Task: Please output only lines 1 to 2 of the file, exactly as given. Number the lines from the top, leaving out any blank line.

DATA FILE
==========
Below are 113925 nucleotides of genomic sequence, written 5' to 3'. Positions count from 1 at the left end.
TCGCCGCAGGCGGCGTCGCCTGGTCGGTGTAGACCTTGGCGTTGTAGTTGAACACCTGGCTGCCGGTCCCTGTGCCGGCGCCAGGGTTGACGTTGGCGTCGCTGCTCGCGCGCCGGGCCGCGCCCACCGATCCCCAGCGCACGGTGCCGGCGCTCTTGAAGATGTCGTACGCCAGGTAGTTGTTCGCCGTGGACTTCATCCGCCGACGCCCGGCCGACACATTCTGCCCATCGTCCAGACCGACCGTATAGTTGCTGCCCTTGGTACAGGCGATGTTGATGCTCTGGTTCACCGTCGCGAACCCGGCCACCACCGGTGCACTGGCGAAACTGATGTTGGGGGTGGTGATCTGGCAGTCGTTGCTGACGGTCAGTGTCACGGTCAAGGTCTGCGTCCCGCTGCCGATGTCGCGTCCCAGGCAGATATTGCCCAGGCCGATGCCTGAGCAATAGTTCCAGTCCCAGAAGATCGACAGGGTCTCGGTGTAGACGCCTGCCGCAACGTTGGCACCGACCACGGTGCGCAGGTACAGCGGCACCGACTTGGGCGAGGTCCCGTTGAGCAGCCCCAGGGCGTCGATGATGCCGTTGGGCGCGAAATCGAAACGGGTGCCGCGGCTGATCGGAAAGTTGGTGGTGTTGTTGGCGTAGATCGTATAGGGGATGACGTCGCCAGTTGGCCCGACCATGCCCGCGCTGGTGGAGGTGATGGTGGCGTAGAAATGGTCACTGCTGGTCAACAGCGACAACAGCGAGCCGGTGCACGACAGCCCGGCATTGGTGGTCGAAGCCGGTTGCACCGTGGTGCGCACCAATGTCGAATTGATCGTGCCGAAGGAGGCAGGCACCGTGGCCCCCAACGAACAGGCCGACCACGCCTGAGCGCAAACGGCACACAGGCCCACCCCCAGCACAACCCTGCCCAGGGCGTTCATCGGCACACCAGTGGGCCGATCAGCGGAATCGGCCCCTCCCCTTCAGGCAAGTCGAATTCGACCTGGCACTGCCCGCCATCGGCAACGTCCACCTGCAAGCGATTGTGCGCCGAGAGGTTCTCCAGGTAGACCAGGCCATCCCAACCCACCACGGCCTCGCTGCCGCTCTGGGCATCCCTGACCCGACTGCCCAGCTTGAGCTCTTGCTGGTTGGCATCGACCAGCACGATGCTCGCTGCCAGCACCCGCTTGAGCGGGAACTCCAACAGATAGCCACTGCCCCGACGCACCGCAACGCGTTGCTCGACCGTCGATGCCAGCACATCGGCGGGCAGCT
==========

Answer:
Below are 113925 nucleotides of genomic sequence, written 5' to 3'. Positions count from 1 at the left end.
TCGCCGCAGGCGGCGTCGCCTGGTCGGTGTAGACCTTGGCGTTGTAGTTGAACACCTGGCTGCCGGTCCCTGTGCCGGCGCCAGGGTTGACGTTGGCGTCGCTGCTCGCGCGCCGGGCCGCGCCCACCGATCCCCAGCGCACGGTGCCGGCGCTCTTGAAGATGTCGTACGCCAGGTAGTTGTTCGCCGTGGACTTCATCCGCCGACGCCCGGCCGACACATTCTGCCCATCGTCCAGACCGACCGTATAGTTGCTGCCCTTGGTACAGGCGATGTTGATGCTCTGGTTCACCGTCGCGAACCCGGCCACCACCGGTGCACTGGCGAAACTGATGTTGGGGGTGGTGATCTGGCAGTCGTTGCTGACGGTCAGTGTCACGGTCAAGGTCTGCGTCCCGCTGCCGATGTCGCGTCCCAGGCAGATATTGCCCAGGCCGATGCCTGAGCAATAGTTCCAGTCCCAGAAGATCGACAGGGTCTCGGTGTAGACGCCTGCCGCAACGTTGGCACCGACCACGGTGCGCAGGTACAGCGGCACCGACTTGGGCGAGGTCCCGTTGAGCAGCCCCAGGGCGTCGATGATGCCGTTGGGCGCGAAATCGAAACGGGTGCCGCGGCTGATCGGAAAGTTGGTGGTGTTGTTGGCGTAGATCGTATAGGGGATGACGTCGCCAGTTGGCCCGACCATGCCCGCGCTGGTGGAGGTGATGGTGGCGTAGAAATGGTCACTGCTGGTCAACAGCGACAACAGCGAGCCGGTGCACGACAGCCCGGCATTGGTGGTCGAAGCCGGTTGCACCGTGGTGCGCACCAATGTCGAATTGATCGTGCCGAAGGAGGCAGGCACCGTGGCCCCCAACGAACAGGCCGACCACGCCTGAGCGCAAACGGCACACAGGCCCACCCCCAGCACAACCCTGCCCAGGGCGTTCATCGGCACACCAGTGGGCCGATCAGCGGAATCGGCCCCTCCCCTTCAGGCAAGTCGAATTCGACCTGGCACTGCCCGCCATCGGCAACGTCCACCTGCAAGCGATTGTGCGCCGAGAGGTTCTCCAGGTAGACCAGGCCATCCCAACCCACCACGGCCTCGCTGCCGCTCTGGGCATCCCTGACCCGACTGCCCAGCTTGAGCTCTTGCTGGTTGGCATCGACCAGCACGATGCTCGCTGCCAGCACCCGCTTGAGCGGGAACTCCAACAGATAGCCACTGCCCCGACGCACCGCAACGCGTTGCTCGACCGTCGATGCCAGCACATCGGCGGGCAGCT